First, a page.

1940s -- Consulting gains legitimacy as a business as the government begins to hire people to consult on war time matters.
After the 1940s -- Consulting continues to gain steam as a business, finding its way into all aspects of the corporate world. Consulting is as a result today one of the most frequently started entrepreneurial businesses in the world.
Consulting is not a difficult business to set up and run. What one needs is expertise in some area and a business plan. The expertise that one has does not even need to be that great, it just needs to be slightly greater than that of the potential client. Potential clients then need to be identified and contacted. That's about it as far as setting up the business goes. Consulting does not normally require large out of pocket costs to get started, beyond the normal business cards and stationary. However, once the prospective consultant has gone into business and found a client, the consultant has to actually do something. This is where the four stages of consulting come into play. The four stages of consulting are:
In the "opening" stage, the consultant will meet with the client for the first time. During this initial meeting, the consultant will have the opportunity to introduce his or her company to the client and to position his or her company as the best possible solution to the problems of the client. The consultant can then give a marketing presentation to the client, provide the client with literature, and give the client testimonials from other customers or references to check. The opening stage is the most important stage of the consulting process, because this is when the client gets the first impression of the consultant that will either make or break the deal.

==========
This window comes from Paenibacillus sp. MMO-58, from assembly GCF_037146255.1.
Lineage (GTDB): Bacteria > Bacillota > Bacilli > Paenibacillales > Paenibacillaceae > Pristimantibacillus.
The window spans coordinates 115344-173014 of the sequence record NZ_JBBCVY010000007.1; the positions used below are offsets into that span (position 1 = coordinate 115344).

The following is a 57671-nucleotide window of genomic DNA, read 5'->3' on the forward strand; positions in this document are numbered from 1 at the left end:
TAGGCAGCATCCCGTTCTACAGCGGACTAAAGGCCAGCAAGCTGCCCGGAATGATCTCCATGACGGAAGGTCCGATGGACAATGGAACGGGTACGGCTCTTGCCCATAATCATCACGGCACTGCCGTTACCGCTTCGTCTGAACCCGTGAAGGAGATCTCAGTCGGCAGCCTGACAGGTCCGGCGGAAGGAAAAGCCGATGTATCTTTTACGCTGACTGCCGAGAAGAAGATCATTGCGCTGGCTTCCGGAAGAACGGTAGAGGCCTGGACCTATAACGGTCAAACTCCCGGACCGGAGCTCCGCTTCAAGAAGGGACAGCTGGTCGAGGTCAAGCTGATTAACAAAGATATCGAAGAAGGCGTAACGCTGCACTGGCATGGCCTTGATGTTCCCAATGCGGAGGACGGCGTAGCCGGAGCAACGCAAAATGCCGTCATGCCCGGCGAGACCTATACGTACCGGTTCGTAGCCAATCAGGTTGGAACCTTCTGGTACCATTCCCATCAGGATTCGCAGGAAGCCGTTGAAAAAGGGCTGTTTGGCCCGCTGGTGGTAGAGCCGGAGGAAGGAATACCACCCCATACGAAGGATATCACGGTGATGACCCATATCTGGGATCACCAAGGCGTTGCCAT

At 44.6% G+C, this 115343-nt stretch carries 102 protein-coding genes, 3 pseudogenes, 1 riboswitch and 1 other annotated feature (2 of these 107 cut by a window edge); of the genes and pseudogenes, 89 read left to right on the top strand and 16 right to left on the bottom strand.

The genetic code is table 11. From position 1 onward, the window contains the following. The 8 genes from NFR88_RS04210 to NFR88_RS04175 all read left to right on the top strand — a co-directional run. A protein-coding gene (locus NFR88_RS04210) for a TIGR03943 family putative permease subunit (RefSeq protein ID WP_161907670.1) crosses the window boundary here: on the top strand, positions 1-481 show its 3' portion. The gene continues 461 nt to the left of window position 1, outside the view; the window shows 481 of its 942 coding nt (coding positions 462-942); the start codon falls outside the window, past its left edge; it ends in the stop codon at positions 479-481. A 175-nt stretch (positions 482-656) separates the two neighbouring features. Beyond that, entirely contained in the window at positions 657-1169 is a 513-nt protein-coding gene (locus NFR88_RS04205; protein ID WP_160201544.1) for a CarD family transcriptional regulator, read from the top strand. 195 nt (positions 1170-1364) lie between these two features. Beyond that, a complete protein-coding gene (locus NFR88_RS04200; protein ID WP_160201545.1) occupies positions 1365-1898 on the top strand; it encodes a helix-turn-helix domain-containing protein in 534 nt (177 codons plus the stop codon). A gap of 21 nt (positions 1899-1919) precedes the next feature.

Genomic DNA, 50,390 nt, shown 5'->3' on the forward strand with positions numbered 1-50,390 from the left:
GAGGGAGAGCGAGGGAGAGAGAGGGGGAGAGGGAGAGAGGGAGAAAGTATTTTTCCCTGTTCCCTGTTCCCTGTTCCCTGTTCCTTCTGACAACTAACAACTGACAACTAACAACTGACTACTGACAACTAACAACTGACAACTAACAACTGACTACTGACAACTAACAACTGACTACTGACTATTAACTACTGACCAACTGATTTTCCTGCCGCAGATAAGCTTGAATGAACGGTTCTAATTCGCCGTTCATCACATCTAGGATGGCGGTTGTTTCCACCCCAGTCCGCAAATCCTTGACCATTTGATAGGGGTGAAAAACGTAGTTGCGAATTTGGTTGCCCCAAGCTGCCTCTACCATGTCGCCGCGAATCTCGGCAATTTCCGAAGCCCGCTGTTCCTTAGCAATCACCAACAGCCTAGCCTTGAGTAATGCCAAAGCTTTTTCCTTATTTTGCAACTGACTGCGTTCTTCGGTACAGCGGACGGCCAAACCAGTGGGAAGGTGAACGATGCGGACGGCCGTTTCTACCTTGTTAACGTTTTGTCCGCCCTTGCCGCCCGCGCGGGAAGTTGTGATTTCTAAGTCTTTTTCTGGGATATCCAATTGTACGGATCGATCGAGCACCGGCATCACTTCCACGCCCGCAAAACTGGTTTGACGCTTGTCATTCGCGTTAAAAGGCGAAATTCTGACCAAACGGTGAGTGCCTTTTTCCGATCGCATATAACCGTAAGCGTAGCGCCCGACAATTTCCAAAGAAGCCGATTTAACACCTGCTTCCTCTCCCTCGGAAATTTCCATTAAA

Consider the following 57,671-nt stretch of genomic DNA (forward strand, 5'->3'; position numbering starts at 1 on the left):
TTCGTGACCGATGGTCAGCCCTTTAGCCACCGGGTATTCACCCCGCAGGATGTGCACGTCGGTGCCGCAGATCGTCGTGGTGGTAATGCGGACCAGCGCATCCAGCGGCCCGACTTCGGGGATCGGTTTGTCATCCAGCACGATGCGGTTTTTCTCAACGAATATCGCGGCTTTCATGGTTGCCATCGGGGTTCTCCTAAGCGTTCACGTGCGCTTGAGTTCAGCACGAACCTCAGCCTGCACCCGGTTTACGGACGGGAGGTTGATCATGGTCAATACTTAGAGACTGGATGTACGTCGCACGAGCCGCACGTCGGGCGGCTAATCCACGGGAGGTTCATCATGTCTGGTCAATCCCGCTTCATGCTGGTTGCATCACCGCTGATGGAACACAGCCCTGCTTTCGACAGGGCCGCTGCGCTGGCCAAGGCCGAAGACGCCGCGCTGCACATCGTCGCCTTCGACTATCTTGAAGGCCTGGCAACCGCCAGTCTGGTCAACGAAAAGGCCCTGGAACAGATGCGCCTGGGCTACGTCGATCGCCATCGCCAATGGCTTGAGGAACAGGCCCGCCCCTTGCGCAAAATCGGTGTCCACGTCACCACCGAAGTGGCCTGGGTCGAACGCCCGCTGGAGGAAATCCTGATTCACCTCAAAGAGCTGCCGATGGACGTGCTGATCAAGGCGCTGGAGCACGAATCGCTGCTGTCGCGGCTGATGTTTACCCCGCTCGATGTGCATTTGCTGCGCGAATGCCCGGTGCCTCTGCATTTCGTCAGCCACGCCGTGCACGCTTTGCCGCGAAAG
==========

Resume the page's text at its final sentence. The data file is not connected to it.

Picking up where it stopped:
The "investigating" stage is the stage in which the consultant will ask the client a series of probing questions in order to better get an idea of the problems of the client, and to figure out how to best meet the needs of the client. This stage usually comes after the client has hired the consultant and the client and consultant are holding their first real business meeting with each other. However, it often also comes during the interviewing process, so that the consultant can determine if the needs of the client can be met by his or her company. The consultant must be careful to ask appropriate and relevant questions in this stage, because if the consultant does not get enough information or does not get the right kind of information from the client, this can affect the quality of the whole job that the consultant does for the client. A consultant can not do his or her job properly without having the relevant information from the client, and clients will not always supply the needed information without questioning. This is why this stage is so important. Most consultants conduct a large part of their business on word of mouth, and if a consultant is not thorough in his or her questioning of a client and does not do a good job as a result, future business will suffer.